It was a fairly error strewn opening 20 minutes at sunny Scotstoun as Gregor Townsend re-integrated chunks of his World Cup players looking to show what they learned on their summer holidays.
Both sides were indisciplined but Dan Biggar had the better of his chances compared to his counterpart Duncan Weir and by nearly the half hour mark the score was stuck at 3-6. The Ospreys back row led by Lydiate and Tipuric stifled much of Glasgow’s attempts at quick ball, frustrating any half chances Mike Blair had to try and get the team moving forward.
It wasn’t for a lack of effort on Glasgow’s part, having sparked their play into life after the first quarter with some nifty offloads – no prizes for guessing which lanky Fijian was at the heart of that. It was Leone Nakarawa who created the first try bang on the half hour, after a jinking run by Tommy Seymour filling in at fullback put Glasgow close to the line. It was spread left and when the offload popped out round the tackler, all Sean Lamont had to do was bump through his defender for a simple try. Weir was unable to convert but Glasgow took the lead.
They almost surrendered it straight as Peter Fitzgibbon awarded a bizarre penalty after Lee Jones was tackled then got up again and was whistled up, the tackle having been completed. Dan Biggar missed that kick but was on the mark at the next time of asking when Glasgow were penalised for offside.
Glasgow charged back trying to recover the lead going into half time and despite some more outrageous play from Nakarawa – his threat is so well known that he can now dummy offload with one hand Glasgow were unable to get another score.
HT Glasgow 8-9 Ospreys
The second half was opened again by an exchange of penalties before Josh Matavesi was sin-binned for cynical play at the breakdown.
Glasgow kicked to the corner and the pack put some phases together before Greg Peterson took the quarterback sneak over for the try. There was a suggestion of a knock on by Jerry Puafisi in the build up but after the TMo took a look the try was awarded. Glasgow almost had another one minutes later as Pete Horne broke free into all sorts of space but rather than backing his pace he held up for support which was ineffective. Glasgow did manage to turn it into a penalty and increase the lead.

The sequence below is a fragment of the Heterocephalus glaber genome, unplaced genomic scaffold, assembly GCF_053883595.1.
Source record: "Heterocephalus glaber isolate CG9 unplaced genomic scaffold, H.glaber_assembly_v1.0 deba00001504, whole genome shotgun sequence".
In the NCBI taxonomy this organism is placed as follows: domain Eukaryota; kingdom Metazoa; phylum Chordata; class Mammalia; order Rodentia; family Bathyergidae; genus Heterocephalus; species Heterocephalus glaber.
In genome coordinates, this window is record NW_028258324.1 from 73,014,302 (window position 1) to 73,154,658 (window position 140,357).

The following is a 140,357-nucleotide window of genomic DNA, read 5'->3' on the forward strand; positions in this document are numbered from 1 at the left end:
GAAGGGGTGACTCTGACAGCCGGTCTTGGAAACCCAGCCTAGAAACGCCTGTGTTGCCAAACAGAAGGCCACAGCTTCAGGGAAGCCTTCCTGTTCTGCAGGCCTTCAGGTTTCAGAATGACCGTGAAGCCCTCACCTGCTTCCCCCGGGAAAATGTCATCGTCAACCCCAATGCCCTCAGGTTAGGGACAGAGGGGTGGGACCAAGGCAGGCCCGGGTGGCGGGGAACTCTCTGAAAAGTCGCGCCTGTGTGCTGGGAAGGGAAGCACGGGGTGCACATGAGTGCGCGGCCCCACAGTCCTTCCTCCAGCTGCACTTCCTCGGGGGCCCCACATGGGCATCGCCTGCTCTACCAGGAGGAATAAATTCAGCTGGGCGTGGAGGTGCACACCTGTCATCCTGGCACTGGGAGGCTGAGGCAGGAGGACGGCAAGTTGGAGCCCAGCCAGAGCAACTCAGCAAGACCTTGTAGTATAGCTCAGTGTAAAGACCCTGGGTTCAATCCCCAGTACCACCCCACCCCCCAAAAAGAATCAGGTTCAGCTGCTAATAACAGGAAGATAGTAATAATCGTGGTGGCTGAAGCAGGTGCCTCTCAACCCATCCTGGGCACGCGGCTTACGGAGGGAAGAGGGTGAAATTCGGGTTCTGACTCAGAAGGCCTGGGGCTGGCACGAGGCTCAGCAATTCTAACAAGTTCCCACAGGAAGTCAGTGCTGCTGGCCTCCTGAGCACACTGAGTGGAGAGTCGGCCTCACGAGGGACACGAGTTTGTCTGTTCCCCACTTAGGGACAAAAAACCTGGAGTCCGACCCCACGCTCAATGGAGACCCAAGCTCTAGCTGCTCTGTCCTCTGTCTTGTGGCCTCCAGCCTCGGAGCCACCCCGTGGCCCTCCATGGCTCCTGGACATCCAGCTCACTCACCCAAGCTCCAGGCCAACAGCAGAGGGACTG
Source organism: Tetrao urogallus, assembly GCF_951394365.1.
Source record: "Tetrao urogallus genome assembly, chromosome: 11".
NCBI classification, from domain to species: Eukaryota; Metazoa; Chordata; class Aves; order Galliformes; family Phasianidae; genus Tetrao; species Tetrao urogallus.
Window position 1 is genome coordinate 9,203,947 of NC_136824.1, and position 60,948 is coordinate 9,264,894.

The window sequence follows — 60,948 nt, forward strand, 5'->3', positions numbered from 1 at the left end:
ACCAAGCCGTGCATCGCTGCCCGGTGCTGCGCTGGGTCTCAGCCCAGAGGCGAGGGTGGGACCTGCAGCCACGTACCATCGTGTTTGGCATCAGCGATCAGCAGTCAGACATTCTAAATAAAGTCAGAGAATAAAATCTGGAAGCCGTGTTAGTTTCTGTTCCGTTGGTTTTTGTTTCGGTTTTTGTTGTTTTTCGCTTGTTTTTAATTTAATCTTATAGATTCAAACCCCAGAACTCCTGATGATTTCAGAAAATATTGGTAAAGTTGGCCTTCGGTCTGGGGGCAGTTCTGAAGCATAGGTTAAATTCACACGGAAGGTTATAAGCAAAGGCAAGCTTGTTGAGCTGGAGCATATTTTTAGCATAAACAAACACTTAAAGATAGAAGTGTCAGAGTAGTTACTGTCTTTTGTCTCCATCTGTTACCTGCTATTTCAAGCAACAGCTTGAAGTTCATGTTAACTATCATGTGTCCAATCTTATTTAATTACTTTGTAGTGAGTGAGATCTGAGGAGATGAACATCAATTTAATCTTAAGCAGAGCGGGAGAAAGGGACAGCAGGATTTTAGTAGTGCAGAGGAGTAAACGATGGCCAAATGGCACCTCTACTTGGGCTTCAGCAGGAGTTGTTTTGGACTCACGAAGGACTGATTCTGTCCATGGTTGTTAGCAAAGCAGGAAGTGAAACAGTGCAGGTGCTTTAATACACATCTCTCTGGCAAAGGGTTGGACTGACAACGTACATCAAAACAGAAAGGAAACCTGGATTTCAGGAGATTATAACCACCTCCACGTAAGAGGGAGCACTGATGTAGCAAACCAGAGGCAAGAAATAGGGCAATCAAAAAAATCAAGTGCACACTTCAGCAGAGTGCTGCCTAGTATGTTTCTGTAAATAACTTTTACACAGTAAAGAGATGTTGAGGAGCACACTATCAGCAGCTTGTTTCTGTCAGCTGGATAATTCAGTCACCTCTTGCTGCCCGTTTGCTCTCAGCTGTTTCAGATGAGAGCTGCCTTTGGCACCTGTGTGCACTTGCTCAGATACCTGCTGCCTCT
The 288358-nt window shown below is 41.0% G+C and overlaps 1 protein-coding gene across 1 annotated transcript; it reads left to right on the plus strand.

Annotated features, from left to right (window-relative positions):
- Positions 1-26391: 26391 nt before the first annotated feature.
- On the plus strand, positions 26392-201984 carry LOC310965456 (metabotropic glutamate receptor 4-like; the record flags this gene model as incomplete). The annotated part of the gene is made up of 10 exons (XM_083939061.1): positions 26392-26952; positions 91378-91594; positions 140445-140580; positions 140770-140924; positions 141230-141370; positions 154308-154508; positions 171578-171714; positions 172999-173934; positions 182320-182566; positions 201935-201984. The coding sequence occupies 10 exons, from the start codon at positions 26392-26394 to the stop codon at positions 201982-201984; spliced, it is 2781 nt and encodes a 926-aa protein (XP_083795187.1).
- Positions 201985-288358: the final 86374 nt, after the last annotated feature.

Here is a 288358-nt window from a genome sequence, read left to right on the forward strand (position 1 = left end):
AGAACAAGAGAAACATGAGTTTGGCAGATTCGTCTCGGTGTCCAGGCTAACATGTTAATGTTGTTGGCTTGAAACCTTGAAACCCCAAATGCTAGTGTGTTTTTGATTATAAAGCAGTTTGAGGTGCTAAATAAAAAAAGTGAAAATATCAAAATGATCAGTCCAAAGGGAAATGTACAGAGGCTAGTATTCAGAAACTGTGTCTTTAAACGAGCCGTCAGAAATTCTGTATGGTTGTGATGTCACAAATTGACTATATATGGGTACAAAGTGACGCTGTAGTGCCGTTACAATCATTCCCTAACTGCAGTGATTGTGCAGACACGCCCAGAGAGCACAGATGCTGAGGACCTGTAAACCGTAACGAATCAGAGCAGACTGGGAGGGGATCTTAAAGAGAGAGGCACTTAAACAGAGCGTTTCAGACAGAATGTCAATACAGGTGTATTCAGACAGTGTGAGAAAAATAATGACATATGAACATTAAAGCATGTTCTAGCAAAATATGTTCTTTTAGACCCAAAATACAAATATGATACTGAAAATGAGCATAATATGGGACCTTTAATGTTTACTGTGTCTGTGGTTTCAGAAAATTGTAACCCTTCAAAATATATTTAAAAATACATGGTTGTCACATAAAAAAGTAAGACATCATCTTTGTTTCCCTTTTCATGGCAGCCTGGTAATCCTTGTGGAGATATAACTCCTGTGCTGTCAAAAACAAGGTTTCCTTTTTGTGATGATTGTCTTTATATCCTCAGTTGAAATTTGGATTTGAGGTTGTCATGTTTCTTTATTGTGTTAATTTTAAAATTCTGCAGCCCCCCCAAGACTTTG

Horne then had a further two clean breaks where he should have up the pace rather than looking to create, but at the scrambled ruck that followed Ospreys replacement Ryan Bevington hauled a supporting player back and was sent straight to the bin, giving the Warriors a minute with a two man advantage.
With 20 to go the Ospreys continued their liberal interpretation of the tackle laws giving Fitzgibbon’s whistle plenty to do and Glasgow plenty of attacking territory as the replacements joined the fray.
The Glasgow pack pounded the Ospreys line again with Lamont helping out with some nice hands before Wilson got within inches and then Alex Allan finally heaved the ball down amidst a pile of bodies.
As Glasgow chased a bonus and the Ospreys chased respectability there was plenty of nice offloading rugby culminating in a try for Ospreys replacement back row Dan Baker that brought the visitors within 7 and threatened a tense final ten minutes.
Weir had a pretty good game both kicking and in attack, and a precision kick to touch gave Glasgow an attacking lineout on the 5 metres out. After several barrelling phases it became clear the plan was to draw the Ospreys in until a simple pass to Taqele who battled through 4 defenders to claim the bonus point. A brief cameo for the big man, but much more successful than recent efforts.
Much like Glasgow, who are starting to click again.
SRBlog Man of the Match: Pete Horne was the pick of the outer backs while Ryan Wilson carried hard up front and Leone was magical as always. The nod goes to Duncan Weir who bounced back from being underused in the World Cup to show exactly what he brings and also a hint of what is to come, attacking the line a lot more gamely than he has in the past.